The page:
Moreover, Temple Grandin, the prominent scientist and animal behaviorist diagnosed with autism, lectures about neurological differences and teaches livestock behavior and welfare at Colorado State University. However, she is also is one of the foremost experts on teaching techniques for students diagnosed with autism. Along with differentiated instructional methods, domains of accommodation, and Individualized Education Plans (IEPs), there are a number of additional ways to bolster our professional development and career options while supporting students on the autism spectrum.
Some of us may opt to get involved on the counseling and student advising side—in a school setting or elsewhere. Part of the outreach component will inevitably involve counseling parents who have been misinformed about possible causes of autism in children—still largely unknown, due to lack of conclusive research. As a result, some people still mistakenly believe is tied to vaccines, despite the fact that there is no link between the MMR vaccine and autism diagnoses.
There have been a number of studies conducted in recent years, however, including research that suggests “autism frequently results from a combination of genetic predisposition and…non-genetic influences such as infection, nutritional deficiency or exposure to a toxic chemical or high levels of pollution during pregnancy.” Alternately, in states with inadequate funding levels for education, it may be more effective to get involved at the nonprofit level—for example, through a community-minded organization designed to help families of children diagnosed with autism. A few ways to fuse not-for-profit work, counseling, and human services include counseling in the non-profit sector or taking on a specialist position in child welfare, family services advocacy, legal mediation, or correctional treatment.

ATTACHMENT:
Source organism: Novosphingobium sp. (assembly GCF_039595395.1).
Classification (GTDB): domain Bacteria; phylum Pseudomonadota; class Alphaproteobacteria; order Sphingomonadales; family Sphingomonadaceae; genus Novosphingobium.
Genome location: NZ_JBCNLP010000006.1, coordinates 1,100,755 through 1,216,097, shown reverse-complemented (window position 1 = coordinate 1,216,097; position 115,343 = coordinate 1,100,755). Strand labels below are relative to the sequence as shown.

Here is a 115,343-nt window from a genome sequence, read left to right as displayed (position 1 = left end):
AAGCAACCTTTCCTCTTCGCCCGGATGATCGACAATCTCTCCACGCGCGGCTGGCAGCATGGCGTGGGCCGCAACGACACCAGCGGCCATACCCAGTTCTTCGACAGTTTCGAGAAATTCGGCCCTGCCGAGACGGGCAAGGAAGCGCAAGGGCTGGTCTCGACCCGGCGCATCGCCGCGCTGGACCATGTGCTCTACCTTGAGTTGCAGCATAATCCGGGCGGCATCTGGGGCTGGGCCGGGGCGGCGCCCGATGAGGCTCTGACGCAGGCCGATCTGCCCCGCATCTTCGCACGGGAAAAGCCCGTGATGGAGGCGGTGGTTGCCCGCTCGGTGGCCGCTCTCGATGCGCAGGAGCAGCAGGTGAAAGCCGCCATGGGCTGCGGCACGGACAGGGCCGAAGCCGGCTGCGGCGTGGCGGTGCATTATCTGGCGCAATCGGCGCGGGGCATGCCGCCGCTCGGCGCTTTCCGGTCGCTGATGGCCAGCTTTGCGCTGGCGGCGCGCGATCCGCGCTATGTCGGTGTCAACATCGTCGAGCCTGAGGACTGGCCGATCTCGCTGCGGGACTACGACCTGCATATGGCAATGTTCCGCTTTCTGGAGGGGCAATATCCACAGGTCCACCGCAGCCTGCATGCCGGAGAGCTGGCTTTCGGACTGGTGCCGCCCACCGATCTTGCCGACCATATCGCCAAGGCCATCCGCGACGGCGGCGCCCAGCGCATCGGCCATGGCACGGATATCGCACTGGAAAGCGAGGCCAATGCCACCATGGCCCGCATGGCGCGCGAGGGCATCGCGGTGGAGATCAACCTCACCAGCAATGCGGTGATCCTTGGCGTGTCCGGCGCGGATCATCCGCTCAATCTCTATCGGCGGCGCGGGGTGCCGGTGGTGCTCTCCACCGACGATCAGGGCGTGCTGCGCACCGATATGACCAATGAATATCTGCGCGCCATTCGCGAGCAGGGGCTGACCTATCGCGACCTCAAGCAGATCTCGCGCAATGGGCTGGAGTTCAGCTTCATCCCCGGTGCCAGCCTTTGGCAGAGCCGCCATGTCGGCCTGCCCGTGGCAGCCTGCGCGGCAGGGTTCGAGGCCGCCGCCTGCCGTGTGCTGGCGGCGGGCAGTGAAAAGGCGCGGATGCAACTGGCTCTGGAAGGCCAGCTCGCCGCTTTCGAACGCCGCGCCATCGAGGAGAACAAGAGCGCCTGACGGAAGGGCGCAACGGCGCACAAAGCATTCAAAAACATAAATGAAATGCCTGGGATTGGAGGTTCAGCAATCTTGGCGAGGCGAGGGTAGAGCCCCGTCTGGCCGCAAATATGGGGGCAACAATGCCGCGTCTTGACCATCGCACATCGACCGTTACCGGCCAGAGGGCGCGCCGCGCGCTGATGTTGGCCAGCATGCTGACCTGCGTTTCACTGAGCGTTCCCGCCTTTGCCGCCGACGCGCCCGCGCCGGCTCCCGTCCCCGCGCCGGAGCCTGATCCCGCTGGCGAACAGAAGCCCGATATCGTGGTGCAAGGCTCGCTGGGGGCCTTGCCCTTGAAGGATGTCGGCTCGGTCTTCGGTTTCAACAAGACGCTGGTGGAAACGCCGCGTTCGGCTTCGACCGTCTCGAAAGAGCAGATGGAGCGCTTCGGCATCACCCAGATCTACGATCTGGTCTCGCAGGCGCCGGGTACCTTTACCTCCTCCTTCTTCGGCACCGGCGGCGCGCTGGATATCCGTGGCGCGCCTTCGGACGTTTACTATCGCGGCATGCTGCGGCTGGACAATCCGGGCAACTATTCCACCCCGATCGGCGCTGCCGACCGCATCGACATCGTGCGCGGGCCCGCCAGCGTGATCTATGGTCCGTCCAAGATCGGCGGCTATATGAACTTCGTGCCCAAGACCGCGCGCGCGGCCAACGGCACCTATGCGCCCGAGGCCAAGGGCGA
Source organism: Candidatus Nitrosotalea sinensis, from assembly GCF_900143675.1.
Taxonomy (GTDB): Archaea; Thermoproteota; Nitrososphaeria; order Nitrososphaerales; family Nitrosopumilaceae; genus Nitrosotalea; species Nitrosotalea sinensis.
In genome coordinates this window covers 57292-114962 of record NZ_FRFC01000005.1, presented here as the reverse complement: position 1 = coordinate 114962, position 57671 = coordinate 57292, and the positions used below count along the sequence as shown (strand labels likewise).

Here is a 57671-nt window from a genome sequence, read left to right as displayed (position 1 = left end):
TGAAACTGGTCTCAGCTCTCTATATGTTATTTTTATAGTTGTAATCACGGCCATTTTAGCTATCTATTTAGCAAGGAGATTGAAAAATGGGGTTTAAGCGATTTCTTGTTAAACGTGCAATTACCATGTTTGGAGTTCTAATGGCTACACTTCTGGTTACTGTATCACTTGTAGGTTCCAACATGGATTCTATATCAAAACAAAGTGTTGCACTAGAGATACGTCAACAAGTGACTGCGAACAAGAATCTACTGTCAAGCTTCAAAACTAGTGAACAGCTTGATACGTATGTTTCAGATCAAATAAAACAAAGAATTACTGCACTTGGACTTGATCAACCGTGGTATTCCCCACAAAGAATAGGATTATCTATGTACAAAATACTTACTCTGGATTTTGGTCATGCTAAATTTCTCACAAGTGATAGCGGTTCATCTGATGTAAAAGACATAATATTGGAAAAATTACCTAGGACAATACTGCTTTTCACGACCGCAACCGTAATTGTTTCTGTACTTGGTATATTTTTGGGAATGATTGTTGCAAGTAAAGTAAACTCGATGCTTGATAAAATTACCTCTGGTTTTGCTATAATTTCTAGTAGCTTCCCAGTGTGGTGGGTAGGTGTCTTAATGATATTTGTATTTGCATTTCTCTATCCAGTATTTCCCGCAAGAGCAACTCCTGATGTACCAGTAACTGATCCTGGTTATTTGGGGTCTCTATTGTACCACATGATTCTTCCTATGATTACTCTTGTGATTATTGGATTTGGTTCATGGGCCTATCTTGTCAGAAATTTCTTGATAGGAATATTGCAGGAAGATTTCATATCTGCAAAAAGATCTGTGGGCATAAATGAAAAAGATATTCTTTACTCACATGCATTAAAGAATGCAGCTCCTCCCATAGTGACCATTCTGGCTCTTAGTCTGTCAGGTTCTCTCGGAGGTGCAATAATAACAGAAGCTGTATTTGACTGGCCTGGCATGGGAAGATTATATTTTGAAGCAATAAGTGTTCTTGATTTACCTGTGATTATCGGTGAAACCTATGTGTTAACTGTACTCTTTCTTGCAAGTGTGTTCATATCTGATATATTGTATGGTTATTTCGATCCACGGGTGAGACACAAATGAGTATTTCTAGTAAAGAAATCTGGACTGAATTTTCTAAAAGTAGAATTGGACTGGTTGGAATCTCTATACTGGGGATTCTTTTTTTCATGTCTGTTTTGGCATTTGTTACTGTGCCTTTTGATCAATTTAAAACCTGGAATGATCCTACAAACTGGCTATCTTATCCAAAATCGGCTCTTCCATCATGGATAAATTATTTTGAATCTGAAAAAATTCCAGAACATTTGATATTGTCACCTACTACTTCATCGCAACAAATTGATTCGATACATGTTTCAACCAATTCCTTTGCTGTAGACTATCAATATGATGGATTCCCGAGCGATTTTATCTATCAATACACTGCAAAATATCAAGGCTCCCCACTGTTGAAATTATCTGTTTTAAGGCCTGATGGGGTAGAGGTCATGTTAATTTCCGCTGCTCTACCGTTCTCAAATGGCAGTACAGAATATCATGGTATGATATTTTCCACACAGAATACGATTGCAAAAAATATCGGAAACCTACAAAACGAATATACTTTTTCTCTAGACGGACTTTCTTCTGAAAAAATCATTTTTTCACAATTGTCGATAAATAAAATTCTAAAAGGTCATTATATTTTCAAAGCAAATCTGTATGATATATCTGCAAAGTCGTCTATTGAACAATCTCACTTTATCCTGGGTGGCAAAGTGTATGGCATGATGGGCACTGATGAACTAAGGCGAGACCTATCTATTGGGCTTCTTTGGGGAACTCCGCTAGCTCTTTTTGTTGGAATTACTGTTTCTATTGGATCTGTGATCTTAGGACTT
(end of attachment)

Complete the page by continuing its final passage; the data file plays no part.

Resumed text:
Significantly, the Supreme Court recently agreed to hear a case between the family of a student diagnosed with autism and the school district where he attended school—however, the case seems to pivot around the question of semantics: that is, according to a recent article in USA Today, the difference between “some” and “meaningful” benefits, or between a “substantial education” or a mere attempt to educate students with disabilities under the Individuals with Disabilities Education Act (IDEA), passed in 1990. What is at issue is whether the plaintiff received a ‘de minimus’ education—specifically, whether the education provided met the national standard for “a free appropriate public education.”
Since the standard for what constitutes an acceptable level of education seems to be up for debate, it’s crucial that those of us invested in human rights for all students, regardless of their standardized test results, push for greater understanding at all stages of the educational process for all of our children—rather than merely the privileged few. A student’s ability to rise to the top shouldn’t be dependent on their IQ or their categorization as ‘neuro-typical.’ Rather, we should be valuing all types of thinkers, regardless of whether they think in pictures, words, or numbers. Let’s continue to find ways to incorporate all our students into every lesson. Hopefully this article has provided a few points of entry into deeper levels of understanding, regarding the autism spectrum. We can all stand to learn something new, rather than leaving the end results in the hands of fate—a notion that should be dismissed as a relic of ancient times.